Indie producer Nevision has pacted with Alex Gibney's Jigsaw Productions to co-produce Rolling Stone: Stories From The Edge, the documentary about the groundbreaking and often controversial music magazine for HBO and Sky Arts. The doc series, to be launched internationally at Mipcom 2017, is in production and set to air on HBO November 6 and 7, and then in the U.K. on the Sky Arts channel November 10. The doc’s timing marks the publication's 50th anniversary, and also… »
San SEBASTIÁN– He may not be a household name in the U.S., but in the Spanish-speaking world there are few more recognizable than Ricardo Darín. In town to accept his long-overdue Donostia Award, the San Sebastián Festival’s highest honor and first to go to a Latin American actor, Darín also fielded questions about his most recent film, Santiago Mitre’s “The Summit.”
For the first half our of his press conference Darín sat alone at a too long table, taking questions and reflecting on a career which started when the actor was only eight years old. Darín’s distaste for awards is well documented, but he clarified that stance in light of the honor he is set to receive Tuesday night. “I don’t consider this as an award. I don’t like competition. (With awards) we have to say who is best, or what film is better… it’s perverse. »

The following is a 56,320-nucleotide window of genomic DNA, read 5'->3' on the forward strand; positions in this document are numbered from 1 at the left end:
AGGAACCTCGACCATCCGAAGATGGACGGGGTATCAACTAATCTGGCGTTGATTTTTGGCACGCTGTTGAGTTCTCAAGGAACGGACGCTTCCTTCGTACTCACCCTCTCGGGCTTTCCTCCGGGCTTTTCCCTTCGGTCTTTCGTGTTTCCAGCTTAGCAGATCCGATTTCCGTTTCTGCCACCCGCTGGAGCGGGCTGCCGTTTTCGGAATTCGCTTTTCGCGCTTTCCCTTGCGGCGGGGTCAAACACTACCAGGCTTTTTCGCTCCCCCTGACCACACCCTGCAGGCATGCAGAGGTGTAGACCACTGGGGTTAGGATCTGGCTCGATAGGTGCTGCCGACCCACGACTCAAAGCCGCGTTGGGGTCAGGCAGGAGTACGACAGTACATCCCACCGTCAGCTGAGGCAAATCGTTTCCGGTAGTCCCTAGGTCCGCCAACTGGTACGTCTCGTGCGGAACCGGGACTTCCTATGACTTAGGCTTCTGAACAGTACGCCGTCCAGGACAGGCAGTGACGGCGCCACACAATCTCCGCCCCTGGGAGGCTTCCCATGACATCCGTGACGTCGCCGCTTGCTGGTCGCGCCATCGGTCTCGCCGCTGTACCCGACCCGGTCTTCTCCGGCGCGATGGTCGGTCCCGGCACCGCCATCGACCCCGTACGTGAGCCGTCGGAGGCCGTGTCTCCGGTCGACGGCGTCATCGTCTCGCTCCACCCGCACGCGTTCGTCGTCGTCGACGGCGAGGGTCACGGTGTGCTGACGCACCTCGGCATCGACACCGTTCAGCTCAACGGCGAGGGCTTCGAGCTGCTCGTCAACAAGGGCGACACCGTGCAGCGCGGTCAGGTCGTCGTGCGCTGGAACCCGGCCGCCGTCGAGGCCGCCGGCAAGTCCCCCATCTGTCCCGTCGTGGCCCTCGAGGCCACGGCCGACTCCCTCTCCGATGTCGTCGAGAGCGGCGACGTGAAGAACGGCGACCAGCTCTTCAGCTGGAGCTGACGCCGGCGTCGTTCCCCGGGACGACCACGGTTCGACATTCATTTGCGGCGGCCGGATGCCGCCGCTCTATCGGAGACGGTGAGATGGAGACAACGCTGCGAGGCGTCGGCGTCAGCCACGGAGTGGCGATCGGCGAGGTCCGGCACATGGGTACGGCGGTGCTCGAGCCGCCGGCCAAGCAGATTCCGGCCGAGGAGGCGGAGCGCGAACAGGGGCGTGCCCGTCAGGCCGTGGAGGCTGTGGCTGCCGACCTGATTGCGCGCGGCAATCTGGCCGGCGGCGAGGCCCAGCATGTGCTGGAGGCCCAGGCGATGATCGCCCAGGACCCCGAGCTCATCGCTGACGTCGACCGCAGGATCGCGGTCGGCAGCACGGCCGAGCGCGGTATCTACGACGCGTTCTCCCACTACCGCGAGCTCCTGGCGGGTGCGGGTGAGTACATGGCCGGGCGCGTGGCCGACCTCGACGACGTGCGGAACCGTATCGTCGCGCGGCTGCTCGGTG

- Jamie Lang
“No Stone Unturned” will be in the Debate strand at Lff, where it will make its international premiere. It reopens the case of the Loughinisland massacre in Northern Ireland in the 1990s. The film was set to premiere at the Tribeca Film Festival earlier this year but was pulled at the last minute because of legal issues.
“Manhunt” sees Woo return to the police-thriller genre that helped seal his international reputation. The film centers on a lawyer who finds himself suspected of murder and on the run from a Japanese police officer.
Also added to the festival lineup is Xavier Legrand’s “Custody,” which scooped the Best Director and Best First Feature awards s at the Venice Film Festival earlier this month and follows a »